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This is the "Secondary Sources" page of the "Environmental Law Clinic" guide.
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Environmental Law Clinic  

Last Updated: Sep 7, 2017 URL: Print Guide RSS Updates

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Secondary Sources


Google Books

Search with the terms  environmental law, hazardous substances, climatec changes, water or conservation to find Google books on this subject. Then narrow your search by country.  You may also find materials relevant to this topic by browsing the following call number range in the Law Library: K3478-3593, KF3773-3794, KF3812, KF3946, KF3958-3975.

Google Scholar

Google Scholar contains links to scholarly articles, theses and books in many  disciplines.  Full text is also available for many of the links.


What Are Secondary Sources?

Secondary sources are finding tools that interpret legal topics.  They cannot be cited in most legal writing, but their importance lies in the fact that these sources explain and define areas of the law with textual analysis and introductions to basic resources.  They are also good for informative footnotes and citations to primary sources.  There are a number of types of secondary sources, but for researching topics on Reentry of Ex-Offenders, treatises, articles and reports are important.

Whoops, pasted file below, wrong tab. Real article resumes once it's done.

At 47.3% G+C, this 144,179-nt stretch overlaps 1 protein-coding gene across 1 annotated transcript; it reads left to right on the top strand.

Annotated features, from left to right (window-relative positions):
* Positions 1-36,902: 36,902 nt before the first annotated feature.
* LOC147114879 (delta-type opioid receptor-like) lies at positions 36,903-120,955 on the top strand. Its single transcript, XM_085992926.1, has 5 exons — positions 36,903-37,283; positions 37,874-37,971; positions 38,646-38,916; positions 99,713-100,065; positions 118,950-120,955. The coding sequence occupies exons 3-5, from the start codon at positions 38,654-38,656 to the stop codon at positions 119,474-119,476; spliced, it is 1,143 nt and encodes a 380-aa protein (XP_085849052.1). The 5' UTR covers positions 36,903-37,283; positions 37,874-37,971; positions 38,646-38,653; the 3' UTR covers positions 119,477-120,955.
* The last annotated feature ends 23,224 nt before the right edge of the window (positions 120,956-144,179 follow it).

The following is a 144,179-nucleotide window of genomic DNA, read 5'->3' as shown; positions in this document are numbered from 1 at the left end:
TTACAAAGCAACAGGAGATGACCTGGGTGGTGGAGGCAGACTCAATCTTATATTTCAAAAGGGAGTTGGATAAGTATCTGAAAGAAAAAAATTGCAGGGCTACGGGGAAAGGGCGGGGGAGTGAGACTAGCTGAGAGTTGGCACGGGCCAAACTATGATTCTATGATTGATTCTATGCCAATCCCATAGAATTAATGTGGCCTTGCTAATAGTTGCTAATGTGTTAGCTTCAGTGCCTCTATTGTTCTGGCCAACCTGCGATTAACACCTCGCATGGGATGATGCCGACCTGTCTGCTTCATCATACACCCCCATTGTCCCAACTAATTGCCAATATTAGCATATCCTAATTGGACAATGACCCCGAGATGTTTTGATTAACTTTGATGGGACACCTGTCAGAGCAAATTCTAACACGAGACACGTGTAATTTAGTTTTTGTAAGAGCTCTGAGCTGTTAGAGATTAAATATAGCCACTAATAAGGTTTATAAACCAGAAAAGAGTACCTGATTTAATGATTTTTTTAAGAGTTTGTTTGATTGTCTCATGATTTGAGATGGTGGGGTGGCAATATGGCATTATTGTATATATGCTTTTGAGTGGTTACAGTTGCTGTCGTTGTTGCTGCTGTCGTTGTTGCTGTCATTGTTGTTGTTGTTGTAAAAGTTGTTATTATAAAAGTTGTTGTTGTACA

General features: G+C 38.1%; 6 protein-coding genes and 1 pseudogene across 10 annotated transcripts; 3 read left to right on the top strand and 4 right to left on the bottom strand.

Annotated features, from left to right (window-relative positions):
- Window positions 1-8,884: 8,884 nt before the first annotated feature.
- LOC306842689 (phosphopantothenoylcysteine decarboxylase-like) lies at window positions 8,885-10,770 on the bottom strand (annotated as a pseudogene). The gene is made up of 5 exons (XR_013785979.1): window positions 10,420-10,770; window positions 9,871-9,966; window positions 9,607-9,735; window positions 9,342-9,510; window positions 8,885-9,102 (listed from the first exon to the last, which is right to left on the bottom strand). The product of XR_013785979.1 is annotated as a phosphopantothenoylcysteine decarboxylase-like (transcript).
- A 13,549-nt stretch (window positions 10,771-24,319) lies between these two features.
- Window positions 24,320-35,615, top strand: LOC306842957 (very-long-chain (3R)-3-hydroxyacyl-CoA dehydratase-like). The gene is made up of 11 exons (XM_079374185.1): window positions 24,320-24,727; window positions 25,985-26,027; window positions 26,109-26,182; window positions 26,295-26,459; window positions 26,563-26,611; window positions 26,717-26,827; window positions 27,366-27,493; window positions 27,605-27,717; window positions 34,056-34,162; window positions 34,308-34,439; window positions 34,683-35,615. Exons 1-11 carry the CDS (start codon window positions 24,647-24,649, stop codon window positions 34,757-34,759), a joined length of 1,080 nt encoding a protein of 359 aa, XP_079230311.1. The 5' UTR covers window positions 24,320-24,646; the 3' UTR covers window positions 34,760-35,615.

Beginning Your Research

Secondary sources such as articles, books and reports can provide you with an overview of your topic and help you think of search terms you might have otherwise missed.  They also cite primary authorities such as statutes, treaties and cases.  Use the primary sources cited in secondary sources as a jumping-off point to find other primary sources in several ways:

  • Shepardize or Key CIte a case or statute to find what other sources they cite.
  • On Westlaw or in the paper editions of the West Digests, look up the topics and Key Numbers in the cases you've already read to find other cases that address the same issue(s).
  • Read annotations to statutes to find cross references to cases that have analyzed the legislation or regulations that have been issued under authority.

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